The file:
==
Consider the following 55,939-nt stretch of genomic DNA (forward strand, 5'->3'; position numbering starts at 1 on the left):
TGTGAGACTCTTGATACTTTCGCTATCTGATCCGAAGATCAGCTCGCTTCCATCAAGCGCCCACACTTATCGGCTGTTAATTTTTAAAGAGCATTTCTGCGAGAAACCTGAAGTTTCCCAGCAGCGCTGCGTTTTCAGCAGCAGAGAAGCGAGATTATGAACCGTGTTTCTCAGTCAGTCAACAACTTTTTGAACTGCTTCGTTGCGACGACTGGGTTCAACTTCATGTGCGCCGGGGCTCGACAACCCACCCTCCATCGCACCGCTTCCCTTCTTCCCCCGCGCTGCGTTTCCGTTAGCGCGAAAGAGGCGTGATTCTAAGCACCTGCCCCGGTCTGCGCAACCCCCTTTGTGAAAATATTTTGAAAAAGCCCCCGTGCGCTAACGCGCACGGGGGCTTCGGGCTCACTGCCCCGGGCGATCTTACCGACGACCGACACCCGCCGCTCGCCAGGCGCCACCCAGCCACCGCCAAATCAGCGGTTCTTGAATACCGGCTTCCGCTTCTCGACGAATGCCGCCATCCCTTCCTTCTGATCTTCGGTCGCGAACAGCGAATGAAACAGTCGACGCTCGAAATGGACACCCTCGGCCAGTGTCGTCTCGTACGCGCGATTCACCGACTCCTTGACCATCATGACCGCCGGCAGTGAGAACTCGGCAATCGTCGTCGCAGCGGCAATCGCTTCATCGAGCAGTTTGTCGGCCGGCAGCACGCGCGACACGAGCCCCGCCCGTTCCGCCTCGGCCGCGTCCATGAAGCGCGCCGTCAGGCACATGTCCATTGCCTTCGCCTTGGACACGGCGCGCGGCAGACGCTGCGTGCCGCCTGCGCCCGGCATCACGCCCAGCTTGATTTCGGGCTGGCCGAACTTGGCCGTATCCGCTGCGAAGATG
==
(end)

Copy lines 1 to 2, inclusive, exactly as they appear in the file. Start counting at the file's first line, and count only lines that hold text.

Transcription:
Consider the following 55,939-nt stretch of genomic DNA (forward strand, 5'->3'; position numbering starts at 1 on the left):
TGTGAGACTCTTGATACTTTCGCTATCTGATCCGAAGATCAGCTCGCTTCCATCAAGCGCCCACACTTATCGGCTGTTAATTTTTAAAGAGCATTTCTGCGAGAAACCTGAAGTTTCCCAGCAGCGCTGCGTTTTCAGCAGCAGAGAAGCGAGATTATGAACCGTGTTTCTCAGTCAGTCAACAACTTTTTGAACTGCTTCGTTGCGACGACTGGGTTCAACTTCATGTGCGCCGGGGCTCGACAACCCACCCTCCATCGCACCGCTTCCCTTCTTCCCCCGCGCTGCGTTTCCGTTAGCGCGAAAGAGGCGTGATTCTAAGCACCTGCCCCGGTCTGCGCAACCCCCTTTGTGAAAATATTTTGAAAAAGCCCCCGTGCGCTAACGCGCACGGGGGCTTCGGGCTCACTGCCCCGGGCGATCTTACCGACGACCGACACCCGCCGCTCGCCAGGCGCCACCCAGCCACCGCCAAATCAGCGGTTCTTGAATACCGGCTTCCGCTTCTCGACGAATGCCGCCATCCCTTCCTTCTGATCTTCGGTCGCGAACAGCGAATGAAACAGTCGACGCTCGAAATGGACACCCTCGGCCAGTGTCGTCTCGTACGCGCGATTCACCGACTCCTTGACCATCATGACCGCCGGCAGTGAGAACTCGGCAATCGTCGTCGCAGCGGCAATCGCTTCATCGAGCAGTTTGTCGGCCGGCAGCACGCGCGACACGAGCCCCGCCCGTTCCGCCTCGGCCGCGTCCATGAAGCGCGCCGTCAGGCACATGTCCATTGCCTTCGCCTTGGACACGGCGCGCGGCAGACGCTGCGTGCCGCCTGCGCCCGGCATCACGCCCAGCTTGATTTCGGGCTGGCCGAACTTGGCCGTATCCGCTGCGAAGATG